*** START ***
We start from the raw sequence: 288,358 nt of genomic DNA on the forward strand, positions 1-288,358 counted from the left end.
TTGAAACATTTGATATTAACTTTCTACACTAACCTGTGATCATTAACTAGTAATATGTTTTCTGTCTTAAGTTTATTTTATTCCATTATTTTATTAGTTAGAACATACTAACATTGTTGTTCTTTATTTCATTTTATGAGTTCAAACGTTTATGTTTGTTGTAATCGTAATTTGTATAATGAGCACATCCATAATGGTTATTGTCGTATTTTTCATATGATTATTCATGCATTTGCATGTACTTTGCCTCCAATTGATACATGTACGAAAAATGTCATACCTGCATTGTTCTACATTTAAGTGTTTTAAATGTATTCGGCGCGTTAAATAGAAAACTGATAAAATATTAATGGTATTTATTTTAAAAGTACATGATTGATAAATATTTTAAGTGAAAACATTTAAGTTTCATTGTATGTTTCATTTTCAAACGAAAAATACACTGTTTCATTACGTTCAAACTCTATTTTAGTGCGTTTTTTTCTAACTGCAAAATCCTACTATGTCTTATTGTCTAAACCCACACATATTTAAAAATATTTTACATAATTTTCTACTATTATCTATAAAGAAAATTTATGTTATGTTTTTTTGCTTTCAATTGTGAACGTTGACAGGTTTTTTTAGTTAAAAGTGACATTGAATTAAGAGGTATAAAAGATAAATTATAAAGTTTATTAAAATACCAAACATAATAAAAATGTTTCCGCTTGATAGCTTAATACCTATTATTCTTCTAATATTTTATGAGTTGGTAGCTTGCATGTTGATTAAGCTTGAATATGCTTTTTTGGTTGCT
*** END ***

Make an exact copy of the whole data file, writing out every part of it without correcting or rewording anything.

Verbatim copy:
We start from the raw sequence: 288,358 nt of genomic DNA on the forward strand, positions 1-288,358 counted from the left end.
TTGAAACATTTGATATTAACTTTCTACACTAACCTGTGATCATTAACTAGTAATATGTTTTCTGTCTTAAGTTTATTTTATTCCATTATTTTATTAGTTAGAACATACTAACATTGTTGTTCTTTATTTCATTTTATGAGTTCAAACGTTTATGTTTGTTGTAATCGTAATTTGTATAATGAGCACATCCATAATGGTTATTGTCGTATTTTTCATATGATTATTCATGCATTTGCATGTACTTTGCCTCCAATTGATACATGTACGAAAAATGTCATACCTGCATTGTTCTACATTTAAGTGTTTTAAATGTATTCGGCGCGTTAAATAGAAAACTGATAAAATATTAATGGTATTTATTTTAAAAGTACATGATTGATAAATATTTTAAGTGAAAACATTTAAGTTTCATTGTATGTTTCATTTTCAAACGAAAAATACACTGTTTCATTACGTTCAAACTCTATTTTAGTGCGTTTTTTTCTAACTGCAAAATCCTACTATGTCTTATTGTCTAAACCCACACATATTTAAAAATATTTTACATAATTTTCTACTATTATCTATAAAGAAAATTTATGTTATGTTTTTTTGCTTTCAATTGTGAACGTTGACAGGTTTTTTTAGTTAAAAGTGACATTGAATTAAGAGGTATAAAAGATAAATTATAAAGTTTATTAAAATACCAAACATAATAAAAATGTTTCCGCTTGATAGCTTAATACCTATTATTCTTCTAATATTTTATGAGTTGGTAGCTTGCATGTTGATTAAGCTTGAATATGCTTTTTTGGTTGCT